Swatch Your Mouth

Everything has its season, and I get that. I do. I know that we don’t have phone books, really, anymore – so my kids won’t have a frame of reference when I tell them I had to sit on one for my driver’s test.

They’ll never know the joys of burple, the adorable-ness of monchhichis (yes, that’s spelled correctly) or the exhilaration that comes with painting yourself different colors of Zinka sunblock. Same for leg warmers, back-combed bangs, and the freedom to ride without a seatbelt.

These are things we got to experience, as children growing up in the 80s and 90s, exclusively. And that’s where they’ll stay, for the most part. They’re a few decades old now, super fun to reminisce about, and when you do, you’ll probably find yourself dropping references to those canvas Esprit bags we all needed, the Girbaud jeans we had to have and the Swatch watches we loved to look at, as if we had somewhere we actually had to be.

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Likely part of my “Swatch” era, because I’m wearing velour. So. 

Remember those colorful, rubber, expensive watches?  The ones with the colored bumpers you could get to protect its fragile face? And you’d get different colored bumpers so you could coordinate with your outfit.

You did. Just stop trying to roll your eyes and distance yourself from that nonsense. We were all there, with the watch and the bag and the jeans and the phone. Remember the see-through phone? I do, because I had one….and felt SO COOL.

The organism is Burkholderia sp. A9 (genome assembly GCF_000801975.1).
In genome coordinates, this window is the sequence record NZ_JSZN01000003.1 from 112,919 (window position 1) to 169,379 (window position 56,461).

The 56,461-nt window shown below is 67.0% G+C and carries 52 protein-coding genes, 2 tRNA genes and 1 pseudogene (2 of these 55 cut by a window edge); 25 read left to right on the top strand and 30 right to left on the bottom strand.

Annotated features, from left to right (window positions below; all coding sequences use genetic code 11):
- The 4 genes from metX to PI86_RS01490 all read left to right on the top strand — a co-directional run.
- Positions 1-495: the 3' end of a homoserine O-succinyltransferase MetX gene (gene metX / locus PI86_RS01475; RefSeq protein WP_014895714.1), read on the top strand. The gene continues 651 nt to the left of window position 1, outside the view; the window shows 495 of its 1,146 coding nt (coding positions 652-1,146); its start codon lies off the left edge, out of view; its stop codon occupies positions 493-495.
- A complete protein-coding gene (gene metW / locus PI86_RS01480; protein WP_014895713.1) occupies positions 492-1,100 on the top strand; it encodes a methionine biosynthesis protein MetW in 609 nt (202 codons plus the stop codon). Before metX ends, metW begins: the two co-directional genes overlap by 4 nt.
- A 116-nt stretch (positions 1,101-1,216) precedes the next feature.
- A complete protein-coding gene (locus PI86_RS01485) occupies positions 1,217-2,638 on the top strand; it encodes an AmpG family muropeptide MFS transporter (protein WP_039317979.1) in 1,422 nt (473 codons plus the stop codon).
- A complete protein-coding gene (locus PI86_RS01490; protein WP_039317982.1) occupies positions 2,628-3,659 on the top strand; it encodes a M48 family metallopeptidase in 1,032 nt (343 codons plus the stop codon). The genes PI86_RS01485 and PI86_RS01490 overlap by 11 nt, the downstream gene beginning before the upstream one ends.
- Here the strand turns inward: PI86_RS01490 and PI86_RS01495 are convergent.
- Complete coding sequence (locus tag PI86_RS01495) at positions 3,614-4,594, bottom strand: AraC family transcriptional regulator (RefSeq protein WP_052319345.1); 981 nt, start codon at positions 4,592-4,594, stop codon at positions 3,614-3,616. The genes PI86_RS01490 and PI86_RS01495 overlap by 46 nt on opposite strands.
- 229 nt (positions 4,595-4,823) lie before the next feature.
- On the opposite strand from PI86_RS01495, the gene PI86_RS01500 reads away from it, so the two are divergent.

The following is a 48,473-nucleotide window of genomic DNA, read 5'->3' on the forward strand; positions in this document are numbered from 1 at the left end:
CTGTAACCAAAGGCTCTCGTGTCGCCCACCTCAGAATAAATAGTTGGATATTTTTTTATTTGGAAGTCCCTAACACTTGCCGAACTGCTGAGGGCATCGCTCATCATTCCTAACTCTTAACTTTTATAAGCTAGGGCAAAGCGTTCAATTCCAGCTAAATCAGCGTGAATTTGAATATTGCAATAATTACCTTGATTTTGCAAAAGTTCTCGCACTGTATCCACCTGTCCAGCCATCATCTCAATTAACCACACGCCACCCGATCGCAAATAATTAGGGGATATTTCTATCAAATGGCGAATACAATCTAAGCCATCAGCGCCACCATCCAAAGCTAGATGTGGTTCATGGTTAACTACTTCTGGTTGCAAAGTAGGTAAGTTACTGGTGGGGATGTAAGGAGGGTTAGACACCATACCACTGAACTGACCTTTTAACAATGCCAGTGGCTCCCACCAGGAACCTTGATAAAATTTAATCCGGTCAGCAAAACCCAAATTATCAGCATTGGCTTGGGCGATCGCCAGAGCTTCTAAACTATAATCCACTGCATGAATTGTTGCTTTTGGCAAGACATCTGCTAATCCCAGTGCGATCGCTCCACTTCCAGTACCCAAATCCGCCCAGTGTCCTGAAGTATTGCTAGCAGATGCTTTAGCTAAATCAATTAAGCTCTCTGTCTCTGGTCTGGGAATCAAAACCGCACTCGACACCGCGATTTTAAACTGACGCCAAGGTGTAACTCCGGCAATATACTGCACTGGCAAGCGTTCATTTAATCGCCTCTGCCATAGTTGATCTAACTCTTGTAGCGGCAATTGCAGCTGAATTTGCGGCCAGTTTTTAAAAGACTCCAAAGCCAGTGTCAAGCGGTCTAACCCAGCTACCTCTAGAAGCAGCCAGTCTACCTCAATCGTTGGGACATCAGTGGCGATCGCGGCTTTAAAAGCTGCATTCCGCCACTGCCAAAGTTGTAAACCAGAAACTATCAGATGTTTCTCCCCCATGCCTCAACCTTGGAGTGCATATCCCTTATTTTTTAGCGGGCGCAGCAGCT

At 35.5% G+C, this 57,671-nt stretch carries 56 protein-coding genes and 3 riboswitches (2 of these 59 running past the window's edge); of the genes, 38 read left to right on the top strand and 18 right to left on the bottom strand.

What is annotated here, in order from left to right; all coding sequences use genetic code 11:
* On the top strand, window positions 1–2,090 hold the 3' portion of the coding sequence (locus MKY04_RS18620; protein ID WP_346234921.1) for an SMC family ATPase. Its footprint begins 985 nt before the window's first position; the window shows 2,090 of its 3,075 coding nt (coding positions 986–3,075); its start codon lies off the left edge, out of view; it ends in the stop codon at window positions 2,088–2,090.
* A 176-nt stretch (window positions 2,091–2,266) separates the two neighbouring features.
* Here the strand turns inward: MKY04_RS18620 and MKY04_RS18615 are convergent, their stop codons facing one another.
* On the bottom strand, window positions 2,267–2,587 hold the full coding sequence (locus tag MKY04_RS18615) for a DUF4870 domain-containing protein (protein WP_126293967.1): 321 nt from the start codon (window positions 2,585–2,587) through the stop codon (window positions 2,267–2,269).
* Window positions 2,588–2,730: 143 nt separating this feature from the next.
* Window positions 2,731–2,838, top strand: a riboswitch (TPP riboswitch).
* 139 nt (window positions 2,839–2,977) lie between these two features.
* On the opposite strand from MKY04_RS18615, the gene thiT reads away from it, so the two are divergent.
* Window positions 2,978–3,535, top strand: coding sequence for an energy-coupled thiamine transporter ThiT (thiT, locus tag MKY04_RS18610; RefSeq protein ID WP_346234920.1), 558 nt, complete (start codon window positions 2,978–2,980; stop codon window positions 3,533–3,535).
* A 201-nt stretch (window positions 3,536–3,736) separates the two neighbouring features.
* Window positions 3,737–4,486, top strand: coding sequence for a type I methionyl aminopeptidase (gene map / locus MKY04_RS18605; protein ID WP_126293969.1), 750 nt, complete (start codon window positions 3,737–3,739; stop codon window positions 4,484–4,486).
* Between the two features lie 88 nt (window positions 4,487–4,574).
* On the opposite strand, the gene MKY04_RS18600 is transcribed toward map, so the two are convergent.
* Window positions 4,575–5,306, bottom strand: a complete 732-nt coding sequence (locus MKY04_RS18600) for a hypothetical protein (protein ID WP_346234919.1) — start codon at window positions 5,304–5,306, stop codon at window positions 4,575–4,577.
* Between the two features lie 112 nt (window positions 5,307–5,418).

Remember the Swatch phone, though? Remember what it did? This’ll help. The awkwardness and high-volume hair are worth it.

You could talk on both ends, and basically ambush anyone about anything. I can’t remember if I ever did, but I’m willing to bet so.

Here’s the kicker – that phone is listed as an “antique” online. AN ANTIQUE. There’s no brass on it. There’s no crank handle. No slot to insert a nickel. No fabric dipped in oil that then needs a flame to function.


Not cool. At all. Yes, some of the songs we listened to back in the day have now migrated to the “classic” station, but come on. Antique is pushing it. Hard. I wouldn’t even consider anything from my parents’ adolescence as “antique.” Old, maybe. Outdated? Yeah. But not antique.

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Antique A/C at my grandparent’s house.

I hear that word and think of the generations-old earrings and necklaces sitting in my jewelry box, previously worn by my great-grandmothers. That’s antique.

A corded phone from the 90s? No.

I don’t want to go start a fight with a younger generation, which is likely responsible for this label, but I think it’s this type of linguistic maneuver that drives people to the point of standing in their yard with a hose telling others to keep off the grass.

Just slow down with the antique bologna. By that measure, I’d be antique in a few years. But maybe that’d mean I’d be a hot commodity?